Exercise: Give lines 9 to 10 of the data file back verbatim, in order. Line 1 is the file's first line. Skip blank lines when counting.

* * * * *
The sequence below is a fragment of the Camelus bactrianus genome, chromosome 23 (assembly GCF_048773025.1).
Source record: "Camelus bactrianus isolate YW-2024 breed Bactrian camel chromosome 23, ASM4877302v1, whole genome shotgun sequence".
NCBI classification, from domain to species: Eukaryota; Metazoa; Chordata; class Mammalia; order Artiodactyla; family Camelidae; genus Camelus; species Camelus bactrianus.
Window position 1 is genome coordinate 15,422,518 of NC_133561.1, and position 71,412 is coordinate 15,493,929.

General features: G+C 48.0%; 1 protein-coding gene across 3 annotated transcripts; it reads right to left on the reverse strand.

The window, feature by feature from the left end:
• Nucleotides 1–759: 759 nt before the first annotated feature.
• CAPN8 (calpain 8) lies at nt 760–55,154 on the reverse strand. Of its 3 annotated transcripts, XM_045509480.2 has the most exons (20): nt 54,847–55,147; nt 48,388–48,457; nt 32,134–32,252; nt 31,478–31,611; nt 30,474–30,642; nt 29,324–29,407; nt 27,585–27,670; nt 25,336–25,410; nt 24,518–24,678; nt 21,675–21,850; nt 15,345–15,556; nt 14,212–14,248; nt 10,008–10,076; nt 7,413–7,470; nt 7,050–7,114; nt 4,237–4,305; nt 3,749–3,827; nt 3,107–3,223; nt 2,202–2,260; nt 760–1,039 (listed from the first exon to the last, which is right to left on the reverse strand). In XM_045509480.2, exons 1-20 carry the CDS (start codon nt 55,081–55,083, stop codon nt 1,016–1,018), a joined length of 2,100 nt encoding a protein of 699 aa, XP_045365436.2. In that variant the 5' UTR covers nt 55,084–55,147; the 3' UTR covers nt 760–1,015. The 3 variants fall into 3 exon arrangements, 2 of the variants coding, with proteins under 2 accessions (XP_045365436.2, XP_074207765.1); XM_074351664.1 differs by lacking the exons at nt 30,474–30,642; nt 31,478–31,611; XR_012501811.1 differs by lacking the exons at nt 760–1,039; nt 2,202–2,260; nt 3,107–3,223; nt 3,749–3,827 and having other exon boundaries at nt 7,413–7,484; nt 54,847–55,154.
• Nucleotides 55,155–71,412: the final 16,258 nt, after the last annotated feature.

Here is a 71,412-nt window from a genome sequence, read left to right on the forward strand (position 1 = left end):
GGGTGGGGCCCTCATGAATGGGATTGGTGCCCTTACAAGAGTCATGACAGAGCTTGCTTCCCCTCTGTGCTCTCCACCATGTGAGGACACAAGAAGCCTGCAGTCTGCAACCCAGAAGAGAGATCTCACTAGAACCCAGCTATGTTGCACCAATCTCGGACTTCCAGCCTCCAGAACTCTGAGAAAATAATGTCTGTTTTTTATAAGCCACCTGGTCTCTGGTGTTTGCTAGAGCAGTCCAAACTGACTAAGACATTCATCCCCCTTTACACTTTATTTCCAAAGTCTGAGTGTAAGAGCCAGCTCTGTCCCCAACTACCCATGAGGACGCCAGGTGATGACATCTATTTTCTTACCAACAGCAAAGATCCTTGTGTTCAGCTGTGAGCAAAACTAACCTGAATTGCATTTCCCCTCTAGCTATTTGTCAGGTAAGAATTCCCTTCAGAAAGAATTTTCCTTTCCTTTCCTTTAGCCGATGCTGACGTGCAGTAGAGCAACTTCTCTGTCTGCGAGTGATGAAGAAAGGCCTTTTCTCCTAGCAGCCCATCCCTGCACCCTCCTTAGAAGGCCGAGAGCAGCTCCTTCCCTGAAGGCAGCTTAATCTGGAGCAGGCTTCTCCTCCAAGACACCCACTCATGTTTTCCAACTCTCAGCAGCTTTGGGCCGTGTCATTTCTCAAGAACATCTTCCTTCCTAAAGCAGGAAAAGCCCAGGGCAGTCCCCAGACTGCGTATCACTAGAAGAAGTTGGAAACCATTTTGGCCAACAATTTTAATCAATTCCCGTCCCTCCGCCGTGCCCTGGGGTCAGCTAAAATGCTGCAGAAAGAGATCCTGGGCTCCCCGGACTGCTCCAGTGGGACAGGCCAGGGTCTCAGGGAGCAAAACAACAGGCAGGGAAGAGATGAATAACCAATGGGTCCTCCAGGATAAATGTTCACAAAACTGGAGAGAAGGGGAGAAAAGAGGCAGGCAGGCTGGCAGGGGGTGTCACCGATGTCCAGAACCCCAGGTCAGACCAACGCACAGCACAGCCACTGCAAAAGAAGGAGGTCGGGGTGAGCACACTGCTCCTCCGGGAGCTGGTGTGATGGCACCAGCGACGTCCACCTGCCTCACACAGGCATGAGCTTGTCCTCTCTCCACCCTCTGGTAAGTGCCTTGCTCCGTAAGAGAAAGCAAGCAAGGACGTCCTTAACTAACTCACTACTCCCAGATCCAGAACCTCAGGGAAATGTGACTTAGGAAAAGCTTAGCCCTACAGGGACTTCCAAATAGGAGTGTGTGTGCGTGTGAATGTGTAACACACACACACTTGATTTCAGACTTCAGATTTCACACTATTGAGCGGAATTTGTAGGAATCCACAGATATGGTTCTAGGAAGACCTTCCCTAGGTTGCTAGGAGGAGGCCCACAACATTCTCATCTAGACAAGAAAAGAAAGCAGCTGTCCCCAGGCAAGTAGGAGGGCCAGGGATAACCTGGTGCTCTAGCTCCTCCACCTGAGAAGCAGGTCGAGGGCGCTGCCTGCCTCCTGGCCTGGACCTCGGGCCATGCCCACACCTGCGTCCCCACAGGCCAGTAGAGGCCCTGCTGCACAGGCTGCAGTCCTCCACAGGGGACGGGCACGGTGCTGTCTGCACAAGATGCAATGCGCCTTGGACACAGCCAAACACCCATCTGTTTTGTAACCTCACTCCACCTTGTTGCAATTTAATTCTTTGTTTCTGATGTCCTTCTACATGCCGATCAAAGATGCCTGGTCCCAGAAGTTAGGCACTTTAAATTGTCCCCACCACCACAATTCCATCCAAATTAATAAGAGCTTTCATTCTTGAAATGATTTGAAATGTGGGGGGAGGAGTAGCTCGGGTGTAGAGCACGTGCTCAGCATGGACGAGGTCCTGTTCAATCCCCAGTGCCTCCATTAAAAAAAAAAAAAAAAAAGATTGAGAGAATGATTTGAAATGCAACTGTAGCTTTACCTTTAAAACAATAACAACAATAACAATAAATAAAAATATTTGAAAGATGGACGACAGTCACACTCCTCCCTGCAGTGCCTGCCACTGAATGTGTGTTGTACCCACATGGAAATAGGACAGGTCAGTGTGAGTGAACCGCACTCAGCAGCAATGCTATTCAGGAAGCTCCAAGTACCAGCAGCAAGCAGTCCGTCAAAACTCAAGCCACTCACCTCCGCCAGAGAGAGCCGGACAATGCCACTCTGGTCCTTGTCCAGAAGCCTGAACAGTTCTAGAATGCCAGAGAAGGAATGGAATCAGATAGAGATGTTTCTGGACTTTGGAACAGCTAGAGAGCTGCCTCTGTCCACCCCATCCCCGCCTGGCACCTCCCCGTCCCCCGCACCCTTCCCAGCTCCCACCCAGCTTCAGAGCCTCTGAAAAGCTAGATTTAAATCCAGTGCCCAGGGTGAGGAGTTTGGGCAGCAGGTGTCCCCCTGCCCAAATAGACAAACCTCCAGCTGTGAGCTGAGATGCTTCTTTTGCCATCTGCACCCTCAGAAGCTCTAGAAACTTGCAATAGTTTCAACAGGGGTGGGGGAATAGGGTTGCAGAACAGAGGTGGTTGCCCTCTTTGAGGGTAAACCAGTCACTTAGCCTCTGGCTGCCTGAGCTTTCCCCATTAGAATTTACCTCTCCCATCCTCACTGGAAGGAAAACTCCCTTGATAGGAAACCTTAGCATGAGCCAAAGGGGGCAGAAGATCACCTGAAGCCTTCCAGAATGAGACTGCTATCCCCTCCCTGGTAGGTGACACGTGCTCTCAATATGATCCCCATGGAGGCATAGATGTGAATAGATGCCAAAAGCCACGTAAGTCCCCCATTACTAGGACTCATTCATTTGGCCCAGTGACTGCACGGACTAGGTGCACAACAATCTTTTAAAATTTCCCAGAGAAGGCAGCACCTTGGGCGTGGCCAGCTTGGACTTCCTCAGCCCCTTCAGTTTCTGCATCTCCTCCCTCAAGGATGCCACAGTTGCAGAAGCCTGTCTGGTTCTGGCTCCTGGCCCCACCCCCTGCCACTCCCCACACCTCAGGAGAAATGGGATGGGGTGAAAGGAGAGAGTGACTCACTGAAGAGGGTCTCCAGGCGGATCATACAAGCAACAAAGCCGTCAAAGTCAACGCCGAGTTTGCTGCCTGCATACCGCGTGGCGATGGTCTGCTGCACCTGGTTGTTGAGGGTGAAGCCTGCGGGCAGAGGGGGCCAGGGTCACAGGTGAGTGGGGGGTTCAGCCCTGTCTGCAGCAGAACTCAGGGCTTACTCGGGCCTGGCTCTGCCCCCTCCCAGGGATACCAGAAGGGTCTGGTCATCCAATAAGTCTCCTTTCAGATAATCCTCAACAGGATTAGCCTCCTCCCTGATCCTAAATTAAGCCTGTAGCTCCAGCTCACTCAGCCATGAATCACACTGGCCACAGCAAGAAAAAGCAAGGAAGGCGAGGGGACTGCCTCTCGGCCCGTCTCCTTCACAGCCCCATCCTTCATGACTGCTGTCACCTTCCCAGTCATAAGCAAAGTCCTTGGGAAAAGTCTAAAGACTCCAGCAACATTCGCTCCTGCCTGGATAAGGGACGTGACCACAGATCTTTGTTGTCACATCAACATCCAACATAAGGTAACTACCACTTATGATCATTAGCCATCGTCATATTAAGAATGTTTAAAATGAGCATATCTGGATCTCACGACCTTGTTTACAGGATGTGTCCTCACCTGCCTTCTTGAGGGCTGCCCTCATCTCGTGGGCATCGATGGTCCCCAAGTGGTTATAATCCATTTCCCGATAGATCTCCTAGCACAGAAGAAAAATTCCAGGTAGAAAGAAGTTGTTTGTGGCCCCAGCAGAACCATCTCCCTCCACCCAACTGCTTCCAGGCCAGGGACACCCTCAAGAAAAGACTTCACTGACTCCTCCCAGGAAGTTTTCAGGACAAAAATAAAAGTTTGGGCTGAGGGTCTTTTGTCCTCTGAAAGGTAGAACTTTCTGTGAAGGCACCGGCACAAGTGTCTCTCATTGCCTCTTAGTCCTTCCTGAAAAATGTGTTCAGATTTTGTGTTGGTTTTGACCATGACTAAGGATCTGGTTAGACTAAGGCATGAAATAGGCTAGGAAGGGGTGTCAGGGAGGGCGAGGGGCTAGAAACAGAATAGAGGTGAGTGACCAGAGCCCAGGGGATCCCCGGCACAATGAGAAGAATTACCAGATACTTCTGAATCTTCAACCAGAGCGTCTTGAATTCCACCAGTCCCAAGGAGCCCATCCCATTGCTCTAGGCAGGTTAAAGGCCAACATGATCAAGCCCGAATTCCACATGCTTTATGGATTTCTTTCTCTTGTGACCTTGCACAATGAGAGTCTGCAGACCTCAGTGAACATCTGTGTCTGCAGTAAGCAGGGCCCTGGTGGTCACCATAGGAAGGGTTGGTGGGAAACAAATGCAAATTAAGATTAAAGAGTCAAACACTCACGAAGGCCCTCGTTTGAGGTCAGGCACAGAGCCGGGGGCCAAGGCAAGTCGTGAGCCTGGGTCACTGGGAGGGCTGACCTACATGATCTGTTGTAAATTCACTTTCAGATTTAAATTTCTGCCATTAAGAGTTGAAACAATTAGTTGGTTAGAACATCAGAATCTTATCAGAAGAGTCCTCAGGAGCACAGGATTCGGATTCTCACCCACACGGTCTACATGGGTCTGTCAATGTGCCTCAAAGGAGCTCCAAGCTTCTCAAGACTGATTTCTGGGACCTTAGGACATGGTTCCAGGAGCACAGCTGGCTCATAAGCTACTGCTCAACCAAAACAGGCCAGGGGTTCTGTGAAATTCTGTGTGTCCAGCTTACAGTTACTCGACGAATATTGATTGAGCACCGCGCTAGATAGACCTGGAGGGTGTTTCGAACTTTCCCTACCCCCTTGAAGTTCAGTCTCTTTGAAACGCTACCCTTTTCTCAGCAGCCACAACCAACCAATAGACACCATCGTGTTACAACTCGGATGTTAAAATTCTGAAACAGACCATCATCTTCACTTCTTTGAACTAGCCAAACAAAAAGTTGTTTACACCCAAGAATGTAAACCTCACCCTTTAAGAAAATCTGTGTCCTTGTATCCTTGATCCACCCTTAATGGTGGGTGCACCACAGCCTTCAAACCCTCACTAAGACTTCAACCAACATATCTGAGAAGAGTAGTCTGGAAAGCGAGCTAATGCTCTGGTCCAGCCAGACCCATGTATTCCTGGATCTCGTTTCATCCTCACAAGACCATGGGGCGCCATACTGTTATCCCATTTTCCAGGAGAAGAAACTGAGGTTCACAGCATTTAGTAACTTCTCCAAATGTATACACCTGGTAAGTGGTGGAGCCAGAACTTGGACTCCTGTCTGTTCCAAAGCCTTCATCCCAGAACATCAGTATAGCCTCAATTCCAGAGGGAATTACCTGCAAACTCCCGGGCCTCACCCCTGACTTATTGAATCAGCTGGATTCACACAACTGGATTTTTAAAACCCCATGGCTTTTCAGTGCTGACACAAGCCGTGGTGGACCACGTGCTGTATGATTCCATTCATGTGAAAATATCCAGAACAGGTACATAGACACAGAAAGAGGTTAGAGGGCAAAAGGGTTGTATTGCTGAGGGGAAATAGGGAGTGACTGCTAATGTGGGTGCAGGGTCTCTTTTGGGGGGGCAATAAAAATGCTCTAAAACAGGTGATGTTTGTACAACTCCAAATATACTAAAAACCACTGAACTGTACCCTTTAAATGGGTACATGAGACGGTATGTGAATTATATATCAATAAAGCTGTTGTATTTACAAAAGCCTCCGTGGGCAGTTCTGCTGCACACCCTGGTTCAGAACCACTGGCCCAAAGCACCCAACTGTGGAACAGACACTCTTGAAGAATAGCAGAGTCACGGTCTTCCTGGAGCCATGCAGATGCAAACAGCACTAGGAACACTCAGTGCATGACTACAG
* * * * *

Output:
• Nucleotides 55,155–71,412: the final 16,258 nt, after the last annotated feature.

Here is a 71,412-nt window from a genome sequence, read left to right on the forward strand (position 1 = left end):